With her and Gil Buenaventura’s direction, Magdaragat has taken off to become an internationally-recognized dance company composed of hundreds of volunteers in the community. The group has been invited to perform in various festivals around the world, such as in Mexico, Peru, the United States, and Chile. On weekdays, Goldie is a dedicated early childhood educator at Carpathia Children’s Centre Inc. She says that Magdaragat has fostered her love and passion for teaching kids. “I like to joke around that I’m surrounded by children 6 days of the week. I work from Monday to Friday then have Magdaragat on Sunday. Saturday is my day off, unless I have a family gathering. I do not have children of my own, so I always refer to my Mag kids and work kids as my own.”
What excites you most about what you do?
Magdaragat is one of my passions. As part of Magdaragat, I’m fulfilling its mandate of propagating, preserving, and showing the positive aspect of Filipino culture and heritage.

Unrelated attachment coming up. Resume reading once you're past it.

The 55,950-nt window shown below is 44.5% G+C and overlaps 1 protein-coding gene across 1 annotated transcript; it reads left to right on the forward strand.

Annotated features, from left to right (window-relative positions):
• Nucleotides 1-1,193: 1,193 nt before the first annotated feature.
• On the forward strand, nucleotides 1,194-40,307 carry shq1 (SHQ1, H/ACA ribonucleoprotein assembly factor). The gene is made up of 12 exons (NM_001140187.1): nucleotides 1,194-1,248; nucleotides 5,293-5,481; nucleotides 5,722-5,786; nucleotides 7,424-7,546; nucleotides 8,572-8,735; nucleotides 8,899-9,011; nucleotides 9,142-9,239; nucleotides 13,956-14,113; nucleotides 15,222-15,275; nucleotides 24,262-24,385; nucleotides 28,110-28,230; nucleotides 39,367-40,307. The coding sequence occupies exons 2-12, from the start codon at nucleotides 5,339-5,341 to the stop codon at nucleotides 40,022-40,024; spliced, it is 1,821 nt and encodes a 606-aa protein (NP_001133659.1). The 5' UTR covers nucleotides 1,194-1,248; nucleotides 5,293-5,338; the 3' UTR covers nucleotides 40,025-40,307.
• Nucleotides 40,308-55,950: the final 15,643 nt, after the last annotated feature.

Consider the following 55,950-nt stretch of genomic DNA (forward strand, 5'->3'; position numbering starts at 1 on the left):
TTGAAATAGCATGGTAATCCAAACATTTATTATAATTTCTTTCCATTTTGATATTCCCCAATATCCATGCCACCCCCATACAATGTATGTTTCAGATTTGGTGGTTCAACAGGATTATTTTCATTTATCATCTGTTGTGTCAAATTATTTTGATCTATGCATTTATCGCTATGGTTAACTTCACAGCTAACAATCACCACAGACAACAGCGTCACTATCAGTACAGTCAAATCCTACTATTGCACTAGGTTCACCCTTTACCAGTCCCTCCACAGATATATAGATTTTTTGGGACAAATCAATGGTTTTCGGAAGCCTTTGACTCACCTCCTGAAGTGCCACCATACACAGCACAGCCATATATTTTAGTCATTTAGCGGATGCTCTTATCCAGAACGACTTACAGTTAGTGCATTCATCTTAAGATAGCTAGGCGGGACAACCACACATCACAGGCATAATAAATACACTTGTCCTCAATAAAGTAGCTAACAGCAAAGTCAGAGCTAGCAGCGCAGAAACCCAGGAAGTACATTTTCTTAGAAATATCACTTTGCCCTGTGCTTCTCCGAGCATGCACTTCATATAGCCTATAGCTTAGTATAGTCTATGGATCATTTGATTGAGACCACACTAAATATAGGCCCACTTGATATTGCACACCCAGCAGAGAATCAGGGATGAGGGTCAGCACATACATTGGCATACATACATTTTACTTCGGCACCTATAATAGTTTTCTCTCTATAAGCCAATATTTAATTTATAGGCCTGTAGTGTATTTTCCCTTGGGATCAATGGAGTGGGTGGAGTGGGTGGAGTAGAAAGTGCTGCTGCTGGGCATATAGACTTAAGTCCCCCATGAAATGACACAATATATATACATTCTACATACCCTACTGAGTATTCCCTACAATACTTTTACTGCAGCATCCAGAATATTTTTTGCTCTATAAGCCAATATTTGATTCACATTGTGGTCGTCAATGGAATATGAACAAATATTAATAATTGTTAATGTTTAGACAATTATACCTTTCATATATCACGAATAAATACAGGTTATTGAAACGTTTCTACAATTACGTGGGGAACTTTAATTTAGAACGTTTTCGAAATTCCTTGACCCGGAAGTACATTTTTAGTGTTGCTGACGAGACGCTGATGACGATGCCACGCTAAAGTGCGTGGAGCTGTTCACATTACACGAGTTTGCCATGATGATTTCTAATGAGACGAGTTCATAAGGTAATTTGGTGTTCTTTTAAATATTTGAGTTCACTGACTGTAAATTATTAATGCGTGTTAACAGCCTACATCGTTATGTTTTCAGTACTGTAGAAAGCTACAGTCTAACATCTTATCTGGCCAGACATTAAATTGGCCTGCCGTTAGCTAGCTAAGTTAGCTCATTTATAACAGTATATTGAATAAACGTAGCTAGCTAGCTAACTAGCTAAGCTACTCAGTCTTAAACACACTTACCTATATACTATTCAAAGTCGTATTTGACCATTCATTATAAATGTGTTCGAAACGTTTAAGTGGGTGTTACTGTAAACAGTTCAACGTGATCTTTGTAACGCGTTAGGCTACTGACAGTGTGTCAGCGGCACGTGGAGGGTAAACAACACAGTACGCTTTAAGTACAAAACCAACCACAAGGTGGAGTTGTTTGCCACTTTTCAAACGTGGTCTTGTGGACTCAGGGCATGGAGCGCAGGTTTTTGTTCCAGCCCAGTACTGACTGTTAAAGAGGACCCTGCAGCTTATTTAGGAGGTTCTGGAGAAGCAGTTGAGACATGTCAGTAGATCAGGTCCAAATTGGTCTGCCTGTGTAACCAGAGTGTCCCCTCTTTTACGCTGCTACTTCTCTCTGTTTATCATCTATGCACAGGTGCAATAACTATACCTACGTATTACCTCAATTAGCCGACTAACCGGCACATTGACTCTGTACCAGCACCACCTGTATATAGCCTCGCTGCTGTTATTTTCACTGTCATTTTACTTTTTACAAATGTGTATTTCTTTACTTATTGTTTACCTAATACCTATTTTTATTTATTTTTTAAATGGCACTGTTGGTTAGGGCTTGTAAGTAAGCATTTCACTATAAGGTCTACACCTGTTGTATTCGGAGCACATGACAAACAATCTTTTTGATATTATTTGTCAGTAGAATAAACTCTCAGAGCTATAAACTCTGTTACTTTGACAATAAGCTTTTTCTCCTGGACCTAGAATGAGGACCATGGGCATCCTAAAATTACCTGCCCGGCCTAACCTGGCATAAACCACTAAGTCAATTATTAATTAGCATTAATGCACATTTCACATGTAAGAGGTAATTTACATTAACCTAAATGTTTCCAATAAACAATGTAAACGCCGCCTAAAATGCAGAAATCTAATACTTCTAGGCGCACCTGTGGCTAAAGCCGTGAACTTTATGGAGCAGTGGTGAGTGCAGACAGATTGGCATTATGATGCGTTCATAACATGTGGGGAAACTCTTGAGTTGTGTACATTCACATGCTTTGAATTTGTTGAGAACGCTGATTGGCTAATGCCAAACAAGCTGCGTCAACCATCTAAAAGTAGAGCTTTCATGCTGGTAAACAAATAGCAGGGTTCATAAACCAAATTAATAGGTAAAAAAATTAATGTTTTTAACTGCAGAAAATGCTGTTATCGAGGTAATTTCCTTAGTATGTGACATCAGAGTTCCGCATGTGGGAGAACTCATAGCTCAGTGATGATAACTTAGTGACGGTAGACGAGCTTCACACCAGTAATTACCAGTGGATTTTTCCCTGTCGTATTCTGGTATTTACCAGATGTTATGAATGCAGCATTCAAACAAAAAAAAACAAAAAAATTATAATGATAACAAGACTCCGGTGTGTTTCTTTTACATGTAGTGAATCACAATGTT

I’m excited that the younger children are interested in dancing, culture, and friendships. When I noticed an interest in the really young children, I decided to change the starting age of Magdaragat from 7 to 5 years old. It’s a lot of work but at the end of the year when you see their smiles and how happy their family is, you know it was worth it!
In addition to folk dancing, we started teaching kids about their Filipino heritage. I implemented a program called “Show n’ Tell” where they find something from their home that is “Filipino” to them. Some have come back and brought one of their parents, a picture of grandparents, a rosary, a shell from the Philippines, and even a tabo! We have also brought in other Filipino groups to conduct workshops with them like Sikaran Arnis and ANAK.
What impact have you witnessed from your work?
In the past 24 years, there have been many members who have come and gone. There have been many members who have joined me on the production team. The kids I used to teach are now on the production team with me. Other members who I used to dance with or teach are now bringing their children to the group to learn their culture. The one constant is that we still teach other what we have learned in the past in order for our culture to be passed on to the next generation. It’s about giving back and paying it forward.